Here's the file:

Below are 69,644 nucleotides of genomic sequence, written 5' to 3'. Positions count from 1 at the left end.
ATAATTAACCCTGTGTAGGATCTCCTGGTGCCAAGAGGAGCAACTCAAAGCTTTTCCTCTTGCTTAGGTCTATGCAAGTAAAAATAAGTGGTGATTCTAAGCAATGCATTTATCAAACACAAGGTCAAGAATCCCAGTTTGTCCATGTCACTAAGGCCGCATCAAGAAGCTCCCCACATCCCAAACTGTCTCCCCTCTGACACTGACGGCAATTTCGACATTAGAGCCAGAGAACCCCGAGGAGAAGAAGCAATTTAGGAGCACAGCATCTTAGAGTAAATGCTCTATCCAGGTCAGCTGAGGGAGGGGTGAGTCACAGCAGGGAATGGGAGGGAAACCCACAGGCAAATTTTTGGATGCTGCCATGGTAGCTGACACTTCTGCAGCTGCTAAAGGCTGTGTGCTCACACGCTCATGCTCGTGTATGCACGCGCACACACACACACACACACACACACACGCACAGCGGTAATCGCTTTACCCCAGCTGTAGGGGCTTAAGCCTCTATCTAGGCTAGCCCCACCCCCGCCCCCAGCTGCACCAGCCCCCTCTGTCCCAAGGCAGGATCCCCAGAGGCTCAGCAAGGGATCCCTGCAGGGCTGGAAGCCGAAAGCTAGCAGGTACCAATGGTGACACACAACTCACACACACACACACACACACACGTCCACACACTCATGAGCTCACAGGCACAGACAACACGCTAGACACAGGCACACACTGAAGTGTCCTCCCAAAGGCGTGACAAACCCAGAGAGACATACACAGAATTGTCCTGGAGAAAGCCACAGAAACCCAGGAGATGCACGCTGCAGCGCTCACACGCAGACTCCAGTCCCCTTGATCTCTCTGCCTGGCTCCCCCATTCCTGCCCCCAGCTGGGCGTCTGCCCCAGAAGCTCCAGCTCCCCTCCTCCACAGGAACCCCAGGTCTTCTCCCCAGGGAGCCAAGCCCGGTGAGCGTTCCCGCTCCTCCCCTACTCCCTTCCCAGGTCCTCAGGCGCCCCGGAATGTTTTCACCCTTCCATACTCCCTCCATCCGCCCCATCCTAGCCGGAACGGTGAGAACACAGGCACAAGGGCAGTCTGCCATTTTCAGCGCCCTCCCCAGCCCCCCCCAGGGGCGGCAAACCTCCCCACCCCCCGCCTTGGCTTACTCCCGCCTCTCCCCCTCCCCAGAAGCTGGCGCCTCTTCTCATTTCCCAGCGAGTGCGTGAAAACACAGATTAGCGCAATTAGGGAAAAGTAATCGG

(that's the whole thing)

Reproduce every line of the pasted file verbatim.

Below are 69,644 nucleotides of genomic sequence, written 5' to 3'. Positions count from 1 at the left end.
ATAATTAACCCTGTGTAGGATCTCCTGGTGCCAAGAGGAGCAACTCAAAGCTTTTCCTCTTGCTTAGGTCTATGCAAGTAAAAATAAGTGGTGATTCTAAGCAATGCATTTATCAAACACAAGGTCAAGAATCCCAGTTTGTCCATGTCACTAAGGCCGCATCAAGAAGCTCCCCACATCCCAAACTGTCTCCCCTCTGACACTGACGGCAATTTCGACATTAGAGCCAGAGAACCCCGAGGAGAAGAAGCAATTTAGGAGCACAGCATCTTAGAGTAAATGCTCTATCCAGGTCAGCTGAGGGAGGGGTGAGTCACAGCAGGGAATGGGAGGGAAACCCACAGGCAAATTTTTGGATGCTGCCATGGTAGCTGACACTTCTGCAGCTGCTAAAGGCTGTGTGCTCACACGCTCATGCTCGTGTATGCACGCGCACACACACACACACACACACACACACGCACAGCGGTAATCGCTTTACCCCAGCTGTAGGGGCTTAAGCCTCTATCTAGGCTAGCCCCACCCCCGCCCCCAGCTGCACCAGCCCCCTCTGTCCCAAGGCAGGATCCCCAGAGGCTCAGCAAGGGATCCCTGCAGGGCTGGAAGCCGAAAGCTAGCAGGTACCAATGGTGACACACAACTCACACACACACACACACACACACGTCCACACACTCATGAGCTCACAGGCACAGACAACACGCTAGACACAGGCACACACTGAAGTGTCCTCCCAAAGGCGTGACAAACCCAGAGAGACATACACAGAATTGTCCTGGAGAAAGCCACAGAAACCCAGGAGATGCACGCTGCAGCGCTCACACGCAGACTCCAGTCCCCTTGATCTCTCTGCCTGGCTCCCCCATTCCTGCCCCCAGCTGGGCGTCTGCCCCAGAAGCTCCAGCTCCCCTCCTCCACAGGAACCCCAGGTCTTCTCCCCAGGGAGCCAAGCCCGGTGAGCGTTCCCGCTCCTCCCCTACTCCCTTCCCAGGTCCTCAGGCGCCCCGGAATGTTTTCACCCTTCCATACTCCCTCCATCCGCCCCATCCTAGCCGGAACGGTGAGAACACAGGCACAAGGGCAGTCTGCCATTTTCAGCGCCCTCCCCAGCCCCCCCCAGGGGCGGCAAACCTCCCCACCCCCCGCCTTGGCTTACTCCCGCCTCTCCCCCTCCCCAGAAGCTGGCGCCTCTTCTCATTTCCCAGCGAGTGCGTGAAAACACAGATTAGCGCAATTAGGGAAAAGTAATCGG